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A transistor can operate in three different states: cut-off, in which the transistor has no current output; active, in which the output collector current, iC, is controlled by the base current, iB; and saturated, where the transistor collector current reaches a maximum value and an increase in the base current has no effect on the collector current.

  • Cut-off: The transistor output current is zero or otherwise negligible. When the iC is zero, the output voltage is maximum (normally equal to the source bias voltage). Therefore, in cut-off mode, VCE = VCC, and iC = 0, where VCC is the bias voltage. This mode is the opposite of saturation.
  • Saturation: The transistor will produce the maximum current for the circuit, and the value of that current is dependent upon circuit parameters. The transistor is considered saturated when the collector-emitter voltage3 is close to zero (or > .2 V). Saturation can be expressed as VCE ≈ 0 and the iC is at maximum value. Saturation is when the transistor has maximum current but minimum output voltage; the exact opposite of cut-off mode.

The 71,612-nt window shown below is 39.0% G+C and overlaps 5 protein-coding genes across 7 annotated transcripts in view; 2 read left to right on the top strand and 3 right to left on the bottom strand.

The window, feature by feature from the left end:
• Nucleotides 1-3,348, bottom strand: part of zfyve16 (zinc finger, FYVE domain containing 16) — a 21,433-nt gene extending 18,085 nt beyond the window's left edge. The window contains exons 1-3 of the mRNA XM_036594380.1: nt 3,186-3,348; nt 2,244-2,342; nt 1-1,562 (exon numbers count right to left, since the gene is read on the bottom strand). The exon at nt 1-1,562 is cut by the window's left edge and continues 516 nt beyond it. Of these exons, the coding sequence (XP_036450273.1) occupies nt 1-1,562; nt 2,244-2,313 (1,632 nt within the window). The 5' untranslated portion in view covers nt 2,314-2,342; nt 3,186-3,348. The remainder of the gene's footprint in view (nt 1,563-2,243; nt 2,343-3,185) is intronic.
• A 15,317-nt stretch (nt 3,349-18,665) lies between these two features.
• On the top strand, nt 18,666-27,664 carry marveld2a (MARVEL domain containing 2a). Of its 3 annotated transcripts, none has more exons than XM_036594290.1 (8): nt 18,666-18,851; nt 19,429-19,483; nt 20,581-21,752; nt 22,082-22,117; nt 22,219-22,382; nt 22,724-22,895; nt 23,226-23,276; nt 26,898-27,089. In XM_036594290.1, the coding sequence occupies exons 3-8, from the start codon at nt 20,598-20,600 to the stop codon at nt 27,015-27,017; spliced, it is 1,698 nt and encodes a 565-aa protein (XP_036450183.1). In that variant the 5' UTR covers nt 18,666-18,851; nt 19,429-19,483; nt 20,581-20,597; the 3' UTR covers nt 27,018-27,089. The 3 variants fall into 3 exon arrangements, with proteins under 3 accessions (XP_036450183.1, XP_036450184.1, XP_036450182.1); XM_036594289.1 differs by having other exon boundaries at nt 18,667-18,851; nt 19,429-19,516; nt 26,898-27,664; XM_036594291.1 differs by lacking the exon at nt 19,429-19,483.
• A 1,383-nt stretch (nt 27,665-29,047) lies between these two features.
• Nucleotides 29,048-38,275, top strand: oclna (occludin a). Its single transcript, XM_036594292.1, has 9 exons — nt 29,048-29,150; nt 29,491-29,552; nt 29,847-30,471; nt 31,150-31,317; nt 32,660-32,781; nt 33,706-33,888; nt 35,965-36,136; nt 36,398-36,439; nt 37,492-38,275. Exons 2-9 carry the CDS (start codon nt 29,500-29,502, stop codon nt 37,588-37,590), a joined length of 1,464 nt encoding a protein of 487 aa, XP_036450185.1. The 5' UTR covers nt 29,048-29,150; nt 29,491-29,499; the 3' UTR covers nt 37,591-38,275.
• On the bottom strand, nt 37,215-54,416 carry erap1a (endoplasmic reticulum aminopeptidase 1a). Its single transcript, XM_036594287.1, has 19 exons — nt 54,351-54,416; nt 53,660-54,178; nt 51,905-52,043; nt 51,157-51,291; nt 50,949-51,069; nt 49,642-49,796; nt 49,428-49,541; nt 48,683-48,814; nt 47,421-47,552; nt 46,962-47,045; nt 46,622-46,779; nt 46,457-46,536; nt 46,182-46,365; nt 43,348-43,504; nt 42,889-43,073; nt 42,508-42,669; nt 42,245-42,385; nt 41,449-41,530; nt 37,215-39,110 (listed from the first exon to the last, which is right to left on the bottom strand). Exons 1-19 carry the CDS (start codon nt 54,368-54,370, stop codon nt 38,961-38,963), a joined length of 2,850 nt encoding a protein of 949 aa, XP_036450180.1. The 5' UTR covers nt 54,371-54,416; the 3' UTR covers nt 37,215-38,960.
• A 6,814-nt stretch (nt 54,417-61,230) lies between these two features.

• Active: In this mode, the output current, iC, is controlled by the input current, iB. Active mode is helpful when designing current and voltage amplifiers. The relationship between currents is expressed by iE = iC + iB, and iC = β · iB. By using the latter formula, we can express the emitter current as iE = (β+1) · iB. This demonstrates that the collector and emitter currents are functions of the input current iB. When a controlling current is the base current it is known as a current-controlled device.


Transistors in circuits will typically include a grounded terminal. As such, there are three ways to connect the transistor in the circuit.

1. Common base: The base terminal is grounded and becomes the common terminal between the input  

    (emitter) and output (collector).

Image credit: All About Electronics


2. Common emitter: The emitter terminal is grounded and serves as the common terminal between the

    input (base) and output (collector). This is the most important grounded-terminal configuration as the

    circuit can produce a higher output current and voltage than the corresponding input.

Image credit: All About Electronics


3. Common collector: The collector is the common terminal to the input (base) and the output (emitter).

Image credit: Wikimedia


Types of Small Signal Bipolar Junction Transistors

Most commonly, BJTs are classified by their polarity or material of fabrication.

name description symbol